Problems with Code 2F
As explained more thoroughly in our previous publication, when discussing line 16 code 2F, the form w-2 affordability safe harbor code, the draft instructions like the final instructions last year state “If an ALE Member uses this safe harbor for an employee, it must be used for all months of the calendar year for which the employee is offered health coverage (emphasis added).” This is a strong statement.
First, the calendar year language means there is no exception made for plans that do not operate on a calendar year. This seems like a clear oversight. Combined with the “offered health coverage” language, there are only a few line 16 codes that can be entered in the same calendar year with code 2F. The only other codes that could be appropriate with code 2F on a Form 1095-C are codes 2A (employee not employed during that month), 2B (employee not a full-time employee), 2D (employee in a section 4980H(b) limited non-assessment period), or leaving line 16 blank. Importantly, code 2C (employee enrolled in health coverage offered) is not an appropriate code on the same Form 1095-C as code 2F according to the final instructions in both 2015 and 2016. This is a problem.
The way the instructions are currently written could force an employer to submit a Form 1095-C with an inaccurate narrative for the 12 months on the Form 1095-C. There are many scenarios that commonly occur where an employer should be able to have line 16 completed with 2C and 2F in the same calendar year. Furthermore, and importantly, nothing in the final regulations requires the form w-2 affordability safe harbor to be “used for all months of the calendar year for which the employee is offered health coverage” as the draft instructions to the Form 1095-C require. It is our hope the final instructions will finally address this issue that is impacting so many Form 1095-Cs.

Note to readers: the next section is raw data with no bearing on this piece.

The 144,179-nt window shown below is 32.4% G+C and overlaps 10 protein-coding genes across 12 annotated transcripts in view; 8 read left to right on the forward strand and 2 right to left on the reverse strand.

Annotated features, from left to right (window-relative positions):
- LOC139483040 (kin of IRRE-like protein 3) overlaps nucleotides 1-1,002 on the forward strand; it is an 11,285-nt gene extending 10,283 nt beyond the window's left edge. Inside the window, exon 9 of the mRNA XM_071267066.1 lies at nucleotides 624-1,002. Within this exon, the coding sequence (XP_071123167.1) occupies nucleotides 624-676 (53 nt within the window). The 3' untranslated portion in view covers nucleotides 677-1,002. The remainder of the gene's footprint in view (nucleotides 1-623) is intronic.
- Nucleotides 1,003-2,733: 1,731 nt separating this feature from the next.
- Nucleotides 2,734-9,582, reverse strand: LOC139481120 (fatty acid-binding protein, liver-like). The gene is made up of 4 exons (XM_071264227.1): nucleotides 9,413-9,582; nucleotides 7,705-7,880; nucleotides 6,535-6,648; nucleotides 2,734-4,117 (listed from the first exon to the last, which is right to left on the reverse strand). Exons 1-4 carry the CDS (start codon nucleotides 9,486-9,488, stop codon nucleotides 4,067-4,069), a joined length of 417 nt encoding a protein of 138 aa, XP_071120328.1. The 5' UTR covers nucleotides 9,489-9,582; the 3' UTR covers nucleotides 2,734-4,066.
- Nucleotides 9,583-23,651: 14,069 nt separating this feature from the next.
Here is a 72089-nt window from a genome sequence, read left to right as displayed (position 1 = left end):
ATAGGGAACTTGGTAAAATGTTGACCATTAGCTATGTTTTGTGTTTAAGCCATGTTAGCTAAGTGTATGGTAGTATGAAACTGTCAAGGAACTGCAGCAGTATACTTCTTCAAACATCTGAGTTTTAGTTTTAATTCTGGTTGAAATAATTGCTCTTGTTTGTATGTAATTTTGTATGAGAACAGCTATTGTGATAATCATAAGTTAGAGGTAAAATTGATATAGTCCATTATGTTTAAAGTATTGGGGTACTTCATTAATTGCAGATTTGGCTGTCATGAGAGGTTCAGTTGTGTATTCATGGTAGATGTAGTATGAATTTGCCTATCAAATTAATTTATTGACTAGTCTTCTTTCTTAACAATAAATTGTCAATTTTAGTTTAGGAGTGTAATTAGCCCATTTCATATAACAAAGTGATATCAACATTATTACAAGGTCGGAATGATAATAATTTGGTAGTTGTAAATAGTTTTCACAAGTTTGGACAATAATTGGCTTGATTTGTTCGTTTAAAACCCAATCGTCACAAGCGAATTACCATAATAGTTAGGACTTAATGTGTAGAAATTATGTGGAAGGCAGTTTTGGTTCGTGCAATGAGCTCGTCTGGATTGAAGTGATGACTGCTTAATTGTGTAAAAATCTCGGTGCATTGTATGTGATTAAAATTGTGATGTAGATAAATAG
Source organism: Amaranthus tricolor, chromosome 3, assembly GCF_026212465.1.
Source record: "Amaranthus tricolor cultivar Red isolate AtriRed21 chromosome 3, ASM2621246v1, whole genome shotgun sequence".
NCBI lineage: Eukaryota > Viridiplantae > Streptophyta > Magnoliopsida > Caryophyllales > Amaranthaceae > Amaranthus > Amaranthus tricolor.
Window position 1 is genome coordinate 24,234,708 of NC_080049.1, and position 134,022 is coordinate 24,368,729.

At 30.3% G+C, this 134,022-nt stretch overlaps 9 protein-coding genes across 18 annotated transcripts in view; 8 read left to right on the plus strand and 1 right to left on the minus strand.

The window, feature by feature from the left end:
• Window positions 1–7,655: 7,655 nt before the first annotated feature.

Not much has changed from previous years with regard to the Forms 1094-C and 1095-C. To date the IRS has not released any extensions to furnish statements to the necessary employees or provided a good faith efforts standard. Therefore, timeliness and accuracy is essential when completing the Forms 1094-C and 1095-C to avoid potential penalties. If you have any questions or need assistance completing the Forms, please contact us.
About the author – Ryan Moulder serves as General Counsel at Accord Systems, LLC and is a Partner at Health Care Attorneys P.C. Ryan received his LL.M. from Georgetown University Law Center and his J.D. from Saint Louis University School of Law. He has distinguished himself as a leader in the Affordable Care Act arena and has written and spoken on a variety of ACA topics as it relates to compliance for companies.